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Crossing the threshold

With rents high and interest rates low, is now the time to go from renter to owner?

January 19, 2003|Matt Surman | Special to The Times

John Michael has lived the dorm life. He's lived the apartment life. And, at 28, he's just begun his married life.

The Van Nuys apartment dweller now dreams of buying a two-story Victorian house where he can putter, work on his carpentry and just generally practice "the nesting thing" with his new wife.

"That's the normal step after you get married," said the cabinet maker and prop artist.

But, in California, where home prices rise even as the stock market sputters, that next step isn't easy for a new generation getting ready to settle down. Many are still working on careers that haven't hit their stride and that might easily be disrupted in an uncertain economy.

With interest rates low, experts say that, despite through-the-roof prices, it is still a good time to buy. The decision to purchase or rent, however, hinges as much on mental preparedness and comfort levels as on finances.

Even with only a 3% to 5% down payment, Southland buyers can end up with lower monthly mortgage payments than rent would cost, said John Karevoll, an analyst at La Jolla-based DataQuick.

It's not just mortgage interest rates that factor into the equation. Because the rental market is tight and rents high -- a situation very different from the mid-1990s when rents and home prices were lower -- conditions favor buying, Karevoll said. "These things ebb and flow."

Unlike other parts of the country, rental rates are rising fast in the Los Angeles area, with the biggest increase in the last two years during the third quarter of 2002, according to Novato-based RealFacts.

The average Los Angeles County monthly rent for all apartments rose from $1,254 in June to $1,295 at the end of October. (That includes a high of $2,487 in Santa Monica to lows of $500 to $700 in El Monte and Compton.) Compare that with a $1,179 monthly mortgage payment in Los Angeles County, according to figures from DataQuick.

Still, buying isn't for everyone. Delia Fernandez, a Los Alamitos-based financial planner, said the many good reasons not to buy a house relate to lifestyle: if you expect to move soon, if your financial situation could change, if it's very important for you to live, say, by the beach and focus on your social life.

Instead of buying a home to increase your wealth through equity growth, you could, for example, get a roommate, cut back on your rent and try to put the rest of your savings in bonds or a certificate of deposit. But, even then, she said, you would be unlikely to make more money than you would by purchasing a house right now.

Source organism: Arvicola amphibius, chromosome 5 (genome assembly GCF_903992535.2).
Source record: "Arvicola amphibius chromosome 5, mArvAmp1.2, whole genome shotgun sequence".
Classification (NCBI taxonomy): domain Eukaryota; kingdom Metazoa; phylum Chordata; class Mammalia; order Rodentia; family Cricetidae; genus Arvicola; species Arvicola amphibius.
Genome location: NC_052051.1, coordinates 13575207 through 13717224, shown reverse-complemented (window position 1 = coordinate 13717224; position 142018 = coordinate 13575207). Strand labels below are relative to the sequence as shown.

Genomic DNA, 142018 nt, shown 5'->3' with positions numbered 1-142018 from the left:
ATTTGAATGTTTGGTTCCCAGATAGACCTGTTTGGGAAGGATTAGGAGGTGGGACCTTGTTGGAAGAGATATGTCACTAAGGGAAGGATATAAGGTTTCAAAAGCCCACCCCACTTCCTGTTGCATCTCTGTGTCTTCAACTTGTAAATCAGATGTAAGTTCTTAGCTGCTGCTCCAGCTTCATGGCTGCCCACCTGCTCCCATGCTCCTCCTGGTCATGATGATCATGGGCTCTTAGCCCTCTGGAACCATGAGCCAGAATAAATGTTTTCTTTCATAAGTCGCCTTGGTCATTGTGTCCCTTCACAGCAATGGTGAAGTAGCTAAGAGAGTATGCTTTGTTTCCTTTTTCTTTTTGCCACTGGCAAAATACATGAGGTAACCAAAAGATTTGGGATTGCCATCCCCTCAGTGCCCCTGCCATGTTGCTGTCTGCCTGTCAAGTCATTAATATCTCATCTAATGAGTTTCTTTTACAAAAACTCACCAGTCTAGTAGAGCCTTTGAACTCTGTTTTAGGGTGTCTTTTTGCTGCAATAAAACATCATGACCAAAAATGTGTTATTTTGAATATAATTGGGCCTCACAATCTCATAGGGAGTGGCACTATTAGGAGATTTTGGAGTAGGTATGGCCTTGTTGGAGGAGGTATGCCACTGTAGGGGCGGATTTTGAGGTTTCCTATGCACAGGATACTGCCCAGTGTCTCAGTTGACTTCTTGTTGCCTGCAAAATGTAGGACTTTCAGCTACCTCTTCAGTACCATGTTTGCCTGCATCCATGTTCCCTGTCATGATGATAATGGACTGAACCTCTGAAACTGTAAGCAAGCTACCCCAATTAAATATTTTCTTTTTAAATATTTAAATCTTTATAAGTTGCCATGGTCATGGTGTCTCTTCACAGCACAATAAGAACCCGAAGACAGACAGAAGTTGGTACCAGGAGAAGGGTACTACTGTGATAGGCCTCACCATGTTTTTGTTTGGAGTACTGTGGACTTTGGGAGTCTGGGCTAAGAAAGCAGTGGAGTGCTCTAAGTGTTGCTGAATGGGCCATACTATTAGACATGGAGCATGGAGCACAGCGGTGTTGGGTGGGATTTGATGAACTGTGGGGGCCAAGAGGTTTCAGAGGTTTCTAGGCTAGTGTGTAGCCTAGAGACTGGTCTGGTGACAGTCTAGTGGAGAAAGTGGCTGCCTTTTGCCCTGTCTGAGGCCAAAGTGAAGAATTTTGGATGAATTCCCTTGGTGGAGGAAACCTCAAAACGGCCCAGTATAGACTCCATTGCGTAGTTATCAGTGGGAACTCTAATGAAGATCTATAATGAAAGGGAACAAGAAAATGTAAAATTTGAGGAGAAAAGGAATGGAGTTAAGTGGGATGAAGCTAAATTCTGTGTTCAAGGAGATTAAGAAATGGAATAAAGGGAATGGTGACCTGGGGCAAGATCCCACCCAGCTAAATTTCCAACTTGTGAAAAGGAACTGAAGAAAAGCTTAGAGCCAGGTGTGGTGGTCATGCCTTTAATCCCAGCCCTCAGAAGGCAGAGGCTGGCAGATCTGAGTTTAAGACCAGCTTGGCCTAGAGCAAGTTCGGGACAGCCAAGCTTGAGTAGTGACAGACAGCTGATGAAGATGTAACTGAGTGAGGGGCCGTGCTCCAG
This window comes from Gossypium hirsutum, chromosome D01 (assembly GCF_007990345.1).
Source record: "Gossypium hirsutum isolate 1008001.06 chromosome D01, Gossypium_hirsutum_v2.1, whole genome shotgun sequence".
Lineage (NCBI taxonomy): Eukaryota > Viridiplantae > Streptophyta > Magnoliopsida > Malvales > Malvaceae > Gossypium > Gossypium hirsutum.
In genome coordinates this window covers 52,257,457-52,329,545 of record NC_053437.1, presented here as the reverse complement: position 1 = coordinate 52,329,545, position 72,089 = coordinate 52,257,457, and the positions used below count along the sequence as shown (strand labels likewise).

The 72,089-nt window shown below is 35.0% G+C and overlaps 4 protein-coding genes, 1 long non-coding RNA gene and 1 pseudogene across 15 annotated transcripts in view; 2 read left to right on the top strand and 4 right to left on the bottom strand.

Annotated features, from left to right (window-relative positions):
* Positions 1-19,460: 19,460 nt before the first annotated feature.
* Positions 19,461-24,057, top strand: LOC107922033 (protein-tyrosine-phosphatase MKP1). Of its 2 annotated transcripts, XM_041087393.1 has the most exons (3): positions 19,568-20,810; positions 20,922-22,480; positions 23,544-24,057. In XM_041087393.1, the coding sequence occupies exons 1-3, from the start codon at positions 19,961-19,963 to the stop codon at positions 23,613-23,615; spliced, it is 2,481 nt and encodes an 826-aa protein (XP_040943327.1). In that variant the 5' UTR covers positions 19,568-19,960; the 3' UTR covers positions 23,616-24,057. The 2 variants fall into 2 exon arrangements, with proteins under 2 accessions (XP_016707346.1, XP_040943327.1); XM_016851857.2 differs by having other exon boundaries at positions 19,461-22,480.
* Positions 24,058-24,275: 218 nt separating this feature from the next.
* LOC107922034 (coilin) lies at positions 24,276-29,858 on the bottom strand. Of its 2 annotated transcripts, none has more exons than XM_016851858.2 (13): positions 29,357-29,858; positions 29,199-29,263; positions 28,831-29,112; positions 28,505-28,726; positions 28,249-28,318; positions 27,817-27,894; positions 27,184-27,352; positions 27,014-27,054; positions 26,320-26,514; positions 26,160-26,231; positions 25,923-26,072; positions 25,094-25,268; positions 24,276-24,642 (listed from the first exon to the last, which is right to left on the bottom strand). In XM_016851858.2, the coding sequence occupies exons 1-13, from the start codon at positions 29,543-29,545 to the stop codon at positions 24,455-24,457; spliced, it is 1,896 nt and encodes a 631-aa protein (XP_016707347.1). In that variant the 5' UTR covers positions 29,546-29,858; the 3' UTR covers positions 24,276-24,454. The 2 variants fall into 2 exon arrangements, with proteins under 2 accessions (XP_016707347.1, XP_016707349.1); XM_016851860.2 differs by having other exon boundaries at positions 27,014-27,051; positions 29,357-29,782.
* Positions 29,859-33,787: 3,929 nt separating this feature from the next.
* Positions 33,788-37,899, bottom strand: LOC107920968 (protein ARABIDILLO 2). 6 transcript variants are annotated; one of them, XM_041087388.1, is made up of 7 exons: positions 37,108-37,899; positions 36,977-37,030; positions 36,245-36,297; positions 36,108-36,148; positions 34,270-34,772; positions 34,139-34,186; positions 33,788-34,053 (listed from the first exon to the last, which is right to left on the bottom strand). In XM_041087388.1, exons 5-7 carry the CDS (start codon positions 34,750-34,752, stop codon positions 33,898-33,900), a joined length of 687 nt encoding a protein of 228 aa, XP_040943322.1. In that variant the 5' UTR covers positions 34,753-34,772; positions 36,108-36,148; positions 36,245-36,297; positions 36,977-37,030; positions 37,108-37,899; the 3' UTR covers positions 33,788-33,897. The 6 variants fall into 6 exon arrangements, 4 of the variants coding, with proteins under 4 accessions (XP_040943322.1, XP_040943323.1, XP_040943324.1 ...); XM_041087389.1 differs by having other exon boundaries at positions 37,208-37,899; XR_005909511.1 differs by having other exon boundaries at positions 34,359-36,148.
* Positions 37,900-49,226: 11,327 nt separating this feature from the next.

"Sooner or later, stocks will come back, but interest rates won't remain this low," Fernandez said. "It hasn't been like this since Eisenhower." Fernandez offered this comparison. In one scenario, a person takes a cheap apartment or gets a roommate and is able to put $700 into a CD at the beginning of each month. After 10 years, at 5.3% interest, the renter would have $110,948. But, because taxes will eat away at his savings, he needs to save $1.27 for every dollar he ends up with.

In the other scenario, a person buys a $250,000 house. Assuming a conservative 3% inflation rate, the home would be worth $335,979 in 10 years. Because the homeowner was spending down the mortgage, he would likely add an additional $30,000 in equity. The house, with all its tax deductions, would make him as much money as the CD, without the roommate. Because of government incentives, he only needs to put away 72 cents to make a dollar, Fernandez said.

"The first one is leaning into a headwind," she said. Tax deductions on housing "are the No. 1 gift Uncle Sam gives us."

But Carl Turve, a real estate agent at Century 21 in Fullerton, said he doesn't blame anyone for sitting it out right now.

"It's the high price, as simple as that," said Turve, who has seen buying slow in his area because prices are rising quickly. "If interest rates go down, the prices go up to the maximum."

A typical middle-of-the-road condominium sells for about $200,000 in Fullerton, he said, with a mortgage payment of around $1,700. The rent on a two-bedroom apartment: $1,200. The $500 difference can be too much of a stretch for many budgets.

"Once you miss that $500 comfort zone, you just can't do it," he said.

Unlike 10 years ago, when the market bottomed out and some lucky people were able to buy into the market at lower prices, DataQuick's Karevoll doesn't see the speculative market now that led to disaster then for some.

He said that most buyers still seem prudent and aren't overextending themselves. Actual mortgage payments are below what they were in 1989, Karevoll said, and that's a good sign that the housing market is unlikely to repeat the bubble of the late 1980s, which led to a depression in the market in the early 1990s.

But, even if it does, if you know you're staying put and can stick it out, your house will build equity.

"Those people who stayed are still looking pretty good today," said Nancy Langdon-Jones, a financial planner in Upland. "Like the stock market, things will come back."

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Matt Surman is a Pasadena freelance writer.

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